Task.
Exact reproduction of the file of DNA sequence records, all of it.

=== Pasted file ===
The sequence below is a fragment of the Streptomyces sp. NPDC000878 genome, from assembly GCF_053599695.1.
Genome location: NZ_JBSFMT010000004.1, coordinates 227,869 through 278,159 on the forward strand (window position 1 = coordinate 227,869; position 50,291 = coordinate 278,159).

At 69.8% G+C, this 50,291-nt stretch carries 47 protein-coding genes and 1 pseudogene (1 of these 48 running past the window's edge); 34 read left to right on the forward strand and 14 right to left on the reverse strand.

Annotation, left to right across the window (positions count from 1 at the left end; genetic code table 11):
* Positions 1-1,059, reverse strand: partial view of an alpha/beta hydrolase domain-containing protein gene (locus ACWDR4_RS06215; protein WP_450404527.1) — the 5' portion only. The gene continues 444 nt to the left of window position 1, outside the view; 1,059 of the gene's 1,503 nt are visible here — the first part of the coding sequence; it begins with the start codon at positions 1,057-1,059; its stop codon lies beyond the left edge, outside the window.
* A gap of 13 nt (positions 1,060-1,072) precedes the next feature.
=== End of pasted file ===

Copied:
The sequence below is a fragment of the Streptomyces sp. NPDC000878 genome, from assembly GCF_053599695.1.
Genome location: NZ_JBSFMT010000004.1, coordinates 227,869 through 278,159 on the forward strand (window position 1 = coordinate 227,869; position 50,291 = coordinate 278,159).

At 69.8% G+C, this 50,291-nt stretch carries 47 protein-coding genes and 1 pseudogene (1 of these 48 running past the window's edge); 34 read left to right on the forward strand and 14 right to left on the reverse strand.

Annotation, left to right across the window (positions count from 1 at the left end; genetic code table 11):
* Positions 1-1,059, reverse strand: partial view of an alpha/beta hydrolase domain-containing protein gene (locus ACWDR4_RS06215; protein WP_450404527.1) — the 5' portion only. The gene continues 444 nt to the left of window position 1, outside the view; 1,059 of the gene's 1,503 nt are visible here — the first part of the coding sequence; it begins with the start codon at positions 1,057-1,059; its stop codon lies beyond the left edge, outside the window.
* A gap of 13 nt (positions 1,060-1,072) precedes the next feature.